One would expect a university that prides itself on its accepting and friendly community would make it a priority to enforce its own non-discrimination policy. But when a gay Law professor filed suit against the University alleging that he had been discriminated against, the University took the position that it wasn’t obligated to uphold its policy — a position it only changed after an outcry from faculty. After more than five years of the University’s attempts to dismiss the lawsuit, a hearing was finally conducted Friday. But regardless of how this case is decided, the University must formulate its legal arguments more sensitively — and more openly — in the future.

Peter Hammer, who is now a law professor at Wayne State University, sued the University after being denied tenure at the University’s Law School in 2003. The University review board initially approved Hammer’s tenure in a 4-1 vote. But the Law School tenured faculty only voted 18-12 in favor of approving tenure, two votes less than the necessary two-thirds majority. Because of that Hammer was denied tenure. He claims he was the first male law school professor to be denied tenure in more than 40 years and that the decision was made that way because he is gay. Hammer is now waiting for the court to determine if this case will go to trial.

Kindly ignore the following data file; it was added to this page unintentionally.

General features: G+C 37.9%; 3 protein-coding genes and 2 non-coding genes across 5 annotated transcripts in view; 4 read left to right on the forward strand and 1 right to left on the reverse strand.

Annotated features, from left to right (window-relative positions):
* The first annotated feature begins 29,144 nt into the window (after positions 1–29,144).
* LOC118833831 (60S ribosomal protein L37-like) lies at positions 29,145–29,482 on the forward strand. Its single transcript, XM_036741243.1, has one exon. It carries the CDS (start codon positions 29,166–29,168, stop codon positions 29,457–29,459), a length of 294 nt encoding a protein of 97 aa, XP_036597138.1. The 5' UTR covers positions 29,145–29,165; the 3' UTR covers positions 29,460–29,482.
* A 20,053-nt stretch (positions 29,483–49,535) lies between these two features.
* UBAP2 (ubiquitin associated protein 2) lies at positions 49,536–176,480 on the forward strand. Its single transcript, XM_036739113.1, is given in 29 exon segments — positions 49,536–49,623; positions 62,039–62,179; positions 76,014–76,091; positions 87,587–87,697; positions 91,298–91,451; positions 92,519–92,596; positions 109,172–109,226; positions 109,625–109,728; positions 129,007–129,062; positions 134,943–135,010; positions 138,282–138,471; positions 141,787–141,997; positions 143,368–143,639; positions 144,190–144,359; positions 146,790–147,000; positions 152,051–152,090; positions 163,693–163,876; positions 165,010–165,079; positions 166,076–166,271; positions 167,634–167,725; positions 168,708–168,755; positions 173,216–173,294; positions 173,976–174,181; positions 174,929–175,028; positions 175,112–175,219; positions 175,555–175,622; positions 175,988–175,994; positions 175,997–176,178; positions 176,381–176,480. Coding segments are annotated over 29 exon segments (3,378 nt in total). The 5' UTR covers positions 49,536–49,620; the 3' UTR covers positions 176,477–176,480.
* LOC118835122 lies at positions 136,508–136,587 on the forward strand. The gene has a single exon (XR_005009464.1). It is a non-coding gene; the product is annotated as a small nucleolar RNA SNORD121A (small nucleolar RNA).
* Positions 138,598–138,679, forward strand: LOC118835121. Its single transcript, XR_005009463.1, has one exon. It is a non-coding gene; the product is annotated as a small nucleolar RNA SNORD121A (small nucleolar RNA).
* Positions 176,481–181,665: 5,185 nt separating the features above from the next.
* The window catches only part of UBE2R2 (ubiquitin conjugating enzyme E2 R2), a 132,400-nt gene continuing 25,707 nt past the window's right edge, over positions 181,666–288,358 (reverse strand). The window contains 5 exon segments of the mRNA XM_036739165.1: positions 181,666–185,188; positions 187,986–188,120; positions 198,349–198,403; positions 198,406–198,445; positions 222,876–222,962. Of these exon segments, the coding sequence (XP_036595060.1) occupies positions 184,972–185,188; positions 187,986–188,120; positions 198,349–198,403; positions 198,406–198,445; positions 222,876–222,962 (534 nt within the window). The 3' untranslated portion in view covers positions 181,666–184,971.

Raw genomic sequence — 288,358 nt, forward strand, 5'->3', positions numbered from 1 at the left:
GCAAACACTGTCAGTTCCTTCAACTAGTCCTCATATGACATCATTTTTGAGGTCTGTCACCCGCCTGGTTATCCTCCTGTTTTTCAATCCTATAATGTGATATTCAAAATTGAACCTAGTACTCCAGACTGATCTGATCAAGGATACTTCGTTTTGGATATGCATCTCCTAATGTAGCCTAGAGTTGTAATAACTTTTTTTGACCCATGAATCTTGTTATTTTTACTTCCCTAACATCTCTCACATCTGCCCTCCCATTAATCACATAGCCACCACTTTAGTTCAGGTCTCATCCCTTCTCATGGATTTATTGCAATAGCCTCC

The manner in which the University first handled this issue was extremely troubling. In 2006, the University argued for the case to be thrown out on the basis that the University has no legal responsibility to uphold the non-discrimination policies outlined in its employee handbook. The University’s general counsel specified that the non-discrimination guidelines are only a “commitment,” that don’t necessarily have legal value.

The strategy, which was supposed to be private, was obviously absurd. And faculty and students called the University out for it. As a result, the University switched its strategy and instead argued that discrimination didn’t occur. Absorbing this criticism and changing its strategy was the right move for the University.

But students and faculty need some assurance that other legal decisions being made by the University are consistent with this university’s values. Such decisions should not be kept private, and should never violate the University’s commitment to uphold a policy of acceptance for all kinds of people. After all, the University should feel morally compelled to uphold its non-discrimination policy regardless of whether it’s legally binding. Moving forward, the University must rest its legal strategies on a sound commitment to non-discrimination instead of simply reverting to such a position to cover its back. And if legal strategies were not formulated behind closed doors, people would be able to put more faith in the University’s position.

It’s very unclear whether anti-gay prejudice played a role in Hammer’s denial of tenure. If it did, the University has a responsibility to do something about it. But in either case, the University’s position should always be open to the campus population and should consistently support policies of non-discrimination, whether the law says it has to or not.

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